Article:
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What is Boiler "Standby Mode"?

Tip Sheet: February 2017

Key Facts

  • Auxiliary and process boilers typically utilize a standby-mode strategy
  • Urgency often dictates the standby mode
  • Transitioning from cold to hot on a frequent basis will lead to long-term damage

There are typically two types of boilers in the industry that utilize a standby-mode strategy –auxiliary boilers and process boilers. Each boiler type has a very specific role but essentially performs the same function of providing steam on demand.

To understand boiler standby selection, it becomes a question of timing, or rather urgency. 

Think about your computer, a tool you use every day. Your computer’s operating system likely uses three standby mode selections: sleep, hibernate and shut down. We already know intuitively which mode makes sense for us. In much the same way, identifying your boiler's role based on your needs, or rather your process needs, will help you select the proper standby mode.

There are three standby options:

Cold Standby is a vessel at ambient temperature. The boiler can be full of water or empty. If full, the vessel temperature must remain above 77° F to prevent the possibility of freezing. The boiler must not change temperature by more than +/- 100° F per hour (+/- 200° F/hr with welded and/or membraned tubes), otherwise damage to the boiler can and likely will occur. Consult your boiler manufacturer for guidelines specific to their units.

Warm Standby is a vessel at operating temperature (within 100° F of saturation temperature). This typically is achieved by using a lower-drum, steam-heating coil. Often, warm standby is the most effective way for an operator to maintain boiler availability as long as there is external steam to do so. 

Hot Standby is a vessel at operating temperature and pressure. This is achieved through the use of the boiler’s integrated burner. There are several ways to utilize this strategy. The first would be to maintain the boiler at minimum load. Most often, this would be approximately 10 percent of its maximum continuous rating (MCR); however, this can be costly. Some operators utilize a small pilot burner along with a separate pony-combustion air fan just large enough to maintain the steam system’s pressure and temperature. This approach allows the boiler to be turned down even lower (approximately five percent MCR is a good rule of thumb).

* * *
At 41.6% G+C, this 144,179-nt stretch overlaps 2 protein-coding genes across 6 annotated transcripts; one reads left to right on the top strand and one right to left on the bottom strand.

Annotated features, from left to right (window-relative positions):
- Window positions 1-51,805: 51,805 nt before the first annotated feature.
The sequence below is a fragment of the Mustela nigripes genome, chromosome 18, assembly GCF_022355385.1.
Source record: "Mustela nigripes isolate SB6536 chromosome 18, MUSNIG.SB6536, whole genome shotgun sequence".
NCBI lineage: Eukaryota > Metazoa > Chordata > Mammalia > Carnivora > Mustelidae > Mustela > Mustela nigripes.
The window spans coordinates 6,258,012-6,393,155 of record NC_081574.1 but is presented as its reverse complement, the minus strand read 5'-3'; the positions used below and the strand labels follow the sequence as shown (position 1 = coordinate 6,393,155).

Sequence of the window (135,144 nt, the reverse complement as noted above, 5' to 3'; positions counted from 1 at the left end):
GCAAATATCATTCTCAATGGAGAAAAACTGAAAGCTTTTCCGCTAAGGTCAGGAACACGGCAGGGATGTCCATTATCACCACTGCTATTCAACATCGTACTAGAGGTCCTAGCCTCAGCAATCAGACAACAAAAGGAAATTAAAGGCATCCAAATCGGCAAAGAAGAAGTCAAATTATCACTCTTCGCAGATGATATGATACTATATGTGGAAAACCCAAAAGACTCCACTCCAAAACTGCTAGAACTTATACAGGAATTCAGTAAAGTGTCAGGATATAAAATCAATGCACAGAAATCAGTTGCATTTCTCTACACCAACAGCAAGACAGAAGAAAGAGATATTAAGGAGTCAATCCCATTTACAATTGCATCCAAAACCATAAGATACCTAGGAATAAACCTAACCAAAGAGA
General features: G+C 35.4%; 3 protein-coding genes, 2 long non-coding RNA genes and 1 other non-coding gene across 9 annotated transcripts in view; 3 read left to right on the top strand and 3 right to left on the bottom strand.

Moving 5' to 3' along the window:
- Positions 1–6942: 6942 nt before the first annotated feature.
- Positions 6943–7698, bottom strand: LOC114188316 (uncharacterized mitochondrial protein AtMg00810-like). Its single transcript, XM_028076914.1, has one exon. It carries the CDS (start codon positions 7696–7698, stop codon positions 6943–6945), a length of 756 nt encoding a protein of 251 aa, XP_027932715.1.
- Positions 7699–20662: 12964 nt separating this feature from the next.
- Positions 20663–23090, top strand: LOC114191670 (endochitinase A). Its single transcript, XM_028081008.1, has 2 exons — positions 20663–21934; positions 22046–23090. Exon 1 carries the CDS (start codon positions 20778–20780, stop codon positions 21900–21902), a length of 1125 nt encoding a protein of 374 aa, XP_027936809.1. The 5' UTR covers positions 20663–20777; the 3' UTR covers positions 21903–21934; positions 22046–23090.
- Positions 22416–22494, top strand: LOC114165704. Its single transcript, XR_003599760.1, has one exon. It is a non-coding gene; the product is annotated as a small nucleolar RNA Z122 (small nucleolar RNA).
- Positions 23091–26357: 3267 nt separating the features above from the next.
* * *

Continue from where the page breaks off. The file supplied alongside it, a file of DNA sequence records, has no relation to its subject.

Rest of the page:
If you use an auxiliary boiler, you likely utilize the cold-standby mode most of the time. This is a low-cost and easy solution; however, if the boiler is likely to be brought online to meet a certain steam-load demand, be sure to plan ahead. In this case, it is recommended to utilize a warm-standby strategy at the minimum. 

Boilers are designed to be online and at a constant temperature. Transitioning from cold to hot on a frequent basis will lead to long-term damage due to thermal cycling and out-of-service corrosion or rust. Transitioning from warm to hot really does not change the temperature of the boiler all that much (less than 100° F in most cases) and, therefore, maintains the life of the vessel and significantly reduces maintenance issues and costly downtime.

Process boilers likely will use a warm- or hot-standby strategy to maintain redundancy and peaking when necessary. The mode selection will be determined based on urgency. If steaming requirements come in batches (also known as a batch process) where the boiler will go to full load for a short amount of time and then back to standby mode, then the time required for online availability will be key to your standby-mode strategy.

When evaluating warm standby versus hot standby, it is important to understand the economics as well as the process requirements. Emergencies or upset conditions will trigger a redundant process boiler to be brought online quickly. Depending on the boiler’s internal temperature/pressure and the steam line (process) requirements, interruptions can result due to a line-pressure reduction. Exploring the pros and cons of warm standby and hot standby will help to separate the economics of one solution and practicalities of the other. It may come down to minutes being the factor.

To learn more, watch the webinar titled Meeting Critical Steam Demands with a Varying Load. To locate a Cleaver-Brooks representative near you, visit cleaverbrooks.com